As of Dec. 17, the cumulative number of confirmed coronavirus cases in New Jersey was 1,150,769 with 6,260 total new PCR cases. There were 1,829 probable cases, bringing the cumulative total of antigen tests to 179,959 The total number of individual cases for the state is 1,330,728.
As for those that have passed, the state reported 16 confirmed deaths, bringing that total to 25,835. The state listed probable deaths at 2,835, bringing the overall total to 28,670. State officials noted 21 deaths occurred in the last 24 hours of reporting that have not yet been lab confirmed.
For North Jersey counties on Dec. 17, Bergen had a total of 658 new confirmed cases and 140 new probable cases, Essex 783 new cases and 76 new probable case, Hudson 432 new cases and 48 new probable cases, Morris 395 new confirmed cases and 138 new probable cases, Passaic 401 new cases and 90 new probable cases, Sussex 114 new cases and 43 new probable cases, and Warren 91 new cases and nine new probable cases.
Of the total confirmed deaths in North Jersey, Essex County has the most with 2,882, followed by Bergen at 2,734, Hudson with 2,194, Passaic at 1,848, Morris at 1,061, Sussex at 288, and Warren County at 243.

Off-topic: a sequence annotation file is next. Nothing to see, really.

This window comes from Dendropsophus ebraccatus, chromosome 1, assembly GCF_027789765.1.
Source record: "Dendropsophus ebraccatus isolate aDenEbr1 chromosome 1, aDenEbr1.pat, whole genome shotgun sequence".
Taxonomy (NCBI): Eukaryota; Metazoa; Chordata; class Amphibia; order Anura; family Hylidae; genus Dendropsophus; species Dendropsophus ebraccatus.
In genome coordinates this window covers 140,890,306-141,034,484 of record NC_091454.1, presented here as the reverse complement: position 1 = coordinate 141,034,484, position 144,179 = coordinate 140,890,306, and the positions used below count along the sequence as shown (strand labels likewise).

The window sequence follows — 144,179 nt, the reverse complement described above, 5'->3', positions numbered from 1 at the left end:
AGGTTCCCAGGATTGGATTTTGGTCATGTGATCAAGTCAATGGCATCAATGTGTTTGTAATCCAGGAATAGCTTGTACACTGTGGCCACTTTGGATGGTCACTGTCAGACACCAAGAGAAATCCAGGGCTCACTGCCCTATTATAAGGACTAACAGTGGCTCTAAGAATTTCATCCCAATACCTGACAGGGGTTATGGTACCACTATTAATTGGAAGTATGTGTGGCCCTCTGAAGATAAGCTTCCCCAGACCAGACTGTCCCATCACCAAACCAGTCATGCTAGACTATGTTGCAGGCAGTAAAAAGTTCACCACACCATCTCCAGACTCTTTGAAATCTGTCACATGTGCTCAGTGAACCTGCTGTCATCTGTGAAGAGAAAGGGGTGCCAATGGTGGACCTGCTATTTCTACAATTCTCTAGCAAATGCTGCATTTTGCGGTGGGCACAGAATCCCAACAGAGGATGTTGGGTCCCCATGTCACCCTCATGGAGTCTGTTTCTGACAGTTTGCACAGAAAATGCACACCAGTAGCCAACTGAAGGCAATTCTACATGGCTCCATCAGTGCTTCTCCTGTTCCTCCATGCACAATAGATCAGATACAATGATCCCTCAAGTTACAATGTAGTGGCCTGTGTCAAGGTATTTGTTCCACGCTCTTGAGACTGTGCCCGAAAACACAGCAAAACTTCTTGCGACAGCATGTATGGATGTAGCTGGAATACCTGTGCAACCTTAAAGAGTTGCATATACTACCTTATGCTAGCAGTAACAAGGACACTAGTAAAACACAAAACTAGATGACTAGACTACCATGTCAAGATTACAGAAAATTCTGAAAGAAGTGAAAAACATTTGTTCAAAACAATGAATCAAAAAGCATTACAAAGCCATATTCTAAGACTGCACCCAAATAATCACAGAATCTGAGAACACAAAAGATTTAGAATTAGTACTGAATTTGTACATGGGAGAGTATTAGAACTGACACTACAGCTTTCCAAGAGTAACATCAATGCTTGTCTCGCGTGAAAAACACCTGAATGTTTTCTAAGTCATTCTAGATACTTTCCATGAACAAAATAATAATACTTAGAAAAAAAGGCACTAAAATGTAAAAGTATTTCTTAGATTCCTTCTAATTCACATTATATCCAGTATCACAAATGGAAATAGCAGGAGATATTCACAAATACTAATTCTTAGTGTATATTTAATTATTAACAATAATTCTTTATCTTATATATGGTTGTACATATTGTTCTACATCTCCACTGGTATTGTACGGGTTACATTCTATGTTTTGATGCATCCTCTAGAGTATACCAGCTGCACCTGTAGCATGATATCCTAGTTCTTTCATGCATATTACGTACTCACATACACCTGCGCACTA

In regards to probable deaths reported Dec. 13, Bergen has 312, Essex has 310, Morris has 267, Hudson has 223, Passaic has 207, Sussex has 73 and Warren has 26.
As for the rate of transmission reported Dec. 17, it declined to 1.23 from 1.26 the day before. The daily rate of infections from those tested Dec. 12 was 12.8%; by region, the rate was 11.6% in the North, 14.1% in the Central region and 13.8% in the South.
The state reported 1,748 patients were hospitalized in 70 of the state’s 71 hospitals. By region, there were 681 in the North, 582 in the Central and 485 in the South. Of those hospitalized, 341 are in intensive care units and 165 on ventilators. A total of 248 patients were discharged in the last 24 hour reporting period.
Officials have continually cited transmission rate, hospitalizations, intensive care units, ventilators and positivity rate as health data they rely on to track how the coronavirus is being contained in New Jersey, guiding them in determining when restrictions have to be tightened or lifted.
According to the state dashboard, new student cases totaled 4,998 and new staff cases 1,168 in the last week as of Dec. 5. Cumulatively, 38,044 cases have been reported— 31,068 students and 6,976 staffers.
The vaccination rate for teachers in the Garden State is 80.5% overall. In North Jersey counties, Bergen was tops at 90.8%, followed by Sussex at 86.1%, Warren at 86.0%, Passaic at 86.0%, Morris at 84.3%, Essex at 82.5%, and Hudson at 79.0%, the third lowest county in the state.